September 20, 2017. Yale Landscape and Grounds Management is taking the initiative to replace its gas-fueled and diesel-fueled equipment with electrically powered alternatives. The effort will improve air quality, reduce noise pollution, and help Yale in achieving its greenhouse gas emissions reduction commitment.
The effort began earlier this year, when Dev Hawley, Director at University Planning & Facilities Operations, actively began researching electric alternatives to gas backpack blowers. He expressed that while the gas equipment is effective, it is loud and emits fumes that are harmful to the environment.
“Electric not only helps from an emissions point of view, but it also helps with noise because the electric equipment is generally a lot quieter,” says Hawley. “We’re in a learning environment where we don’t really need a leaf blower or lawn mower creating lots of noise right outside of the classroom.”
By reducing localized emissions and cutting back on noise, the initiative will also benefit the health and well-being of the Facilities grounds staff.
Working with Paul Catalano, Director of Grounds Maintenance, he put together an inventory of current grounds equipment. Yale has over 30 backpack blowers, along with a large quantity of augers, handheld blowers, tractor lawn mowers, push lawn mowers, chainsaws, hedge trimmers, string trimmers, leaf vacuums, and sweepers. To help manage its property of over 1000 acres, Yale also hires contractors. Any equipment that Yale replaces for electric will also need to be replaced by the contractors.
When considering alternatives, they looked into the price and performance of the equipment. They asked questions such as: Does the land mower cut as fast and collect the grass as well? Does the electric blower blow the leaves when the leaves are wet?
While the market for electric grounds equipment is currently in a state of development and transition, they found areas of opportunity. Without any major performance compromise, they found replacements for about half of their inventory including handheld blowers, chainsaws, push mowers, hedge trimmers, and string trimmers.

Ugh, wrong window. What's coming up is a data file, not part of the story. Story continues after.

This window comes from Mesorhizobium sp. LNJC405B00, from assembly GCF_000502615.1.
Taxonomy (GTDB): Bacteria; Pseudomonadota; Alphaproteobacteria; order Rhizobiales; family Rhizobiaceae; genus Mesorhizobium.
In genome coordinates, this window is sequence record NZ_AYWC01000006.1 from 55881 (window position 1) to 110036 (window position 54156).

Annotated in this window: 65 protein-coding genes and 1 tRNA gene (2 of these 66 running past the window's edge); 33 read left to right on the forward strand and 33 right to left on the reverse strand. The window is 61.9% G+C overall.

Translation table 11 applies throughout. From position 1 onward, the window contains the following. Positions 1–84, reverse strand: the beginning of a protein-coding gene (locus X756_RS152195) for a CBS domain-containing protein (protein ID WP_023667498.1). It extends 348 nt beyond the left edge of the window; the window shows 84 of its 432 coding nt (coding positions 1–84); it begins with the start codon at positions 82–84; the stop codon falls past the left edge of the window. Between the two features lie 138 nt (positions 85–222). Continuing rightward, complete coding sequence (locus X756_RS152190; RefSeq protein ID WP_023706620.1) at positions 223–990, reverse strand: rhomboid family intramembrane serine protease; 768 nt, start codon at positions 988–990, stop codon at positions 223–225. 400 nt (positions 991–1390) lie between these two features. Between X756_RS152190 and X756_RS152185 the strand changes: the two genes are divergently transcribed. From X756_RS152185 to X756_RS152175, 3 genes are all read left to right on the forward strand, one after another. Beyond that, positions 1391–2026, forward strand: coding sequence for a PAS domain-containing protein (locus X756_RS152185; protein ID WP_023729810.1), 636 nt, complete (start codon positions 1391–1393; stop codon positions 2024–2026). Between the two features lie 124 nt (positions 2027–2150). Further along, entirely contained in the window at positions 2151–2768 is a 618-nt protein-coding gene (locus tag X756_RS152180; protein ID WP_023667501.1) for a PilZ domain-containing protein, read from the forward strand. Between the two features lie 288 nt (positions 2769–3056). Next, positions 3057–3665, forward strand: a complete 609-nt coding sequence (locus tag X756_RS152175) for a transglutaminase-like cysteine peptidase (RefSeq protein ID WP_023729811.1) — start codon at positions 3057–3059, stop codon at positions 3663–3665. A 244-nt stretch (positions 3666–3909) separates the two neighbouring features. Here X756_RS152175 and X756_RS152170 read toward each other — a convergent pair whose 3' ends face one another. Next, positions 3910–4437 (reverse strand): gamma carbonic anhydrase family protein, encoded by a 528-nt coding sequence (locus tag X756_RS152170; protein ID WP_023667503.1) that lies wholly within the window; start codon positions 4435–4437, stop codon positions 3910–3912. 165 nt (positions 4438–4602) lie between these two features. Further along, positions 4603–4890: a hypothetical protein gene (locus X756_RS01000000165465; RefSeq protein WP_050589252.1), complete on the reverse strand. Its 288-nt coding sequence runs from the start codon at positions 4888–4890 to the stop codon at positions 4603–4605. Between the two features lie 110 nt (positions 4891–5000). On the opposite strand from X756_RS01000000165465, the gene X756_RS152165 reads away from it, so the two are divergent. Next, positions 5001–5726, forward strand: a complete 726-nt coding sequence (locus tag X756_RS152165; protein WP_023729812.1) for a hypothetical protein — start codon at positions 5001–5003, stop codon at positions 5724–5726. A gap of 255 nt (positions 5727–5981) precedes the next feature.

When it came to backpack blowers, they were not convinced that the electric alternatives would have ample power to perform the job efficiently. They decided on replacing half of the backpack blower supply with electric alternatives to test their performance this fall. Hawley expects the equipment will measure up so that they can replace the remaining supply next year.
One of the challenges that comes with the switch to electric is batteries. For the equipment to last during a day’s worth of work, the battery needs to be charged midway. To account for this, Yale will install a battery station at the main Grounds Management office with enough batteries to act as replacements throughout the day.
This initiative is a larger reflection of Yale Facilities’ efforts to reduce its environmental impact and lower its carbon footprint, supporting Yale’s commitment to reduce greenhouse gas emissions by 43% below 2005 levels by 2020, and achieve carbon neutrality by 2050.
As part of a Vehicle Replacement Program for 2017, Yale Facilities needed to replace 20 fleet vehicles. After researching alternatives, they were able to replace 13 vehicles with hybrid models that would take advantage of a propane fueling station installed at 344 Winchester this past summer.
“That again is sending the message that Yale Facilities is going to drive as a priority—a much more sustainable solution to everything we do, and we’re really taking it from trucks all the way down to the string trimmer,” says Hawley.
The new electric grounds equipment will be up and running by the end of this calendar year. For the remaining equipment, Yale will continue to research alternatives and expects to make progress each consecutive year.
Yale is committed to building a more sustainable world. By doing what we do best—integrating science, the humanities, and our community—Yale creates, tests and adopts innovative solutions to the environmental and social challenges we all face.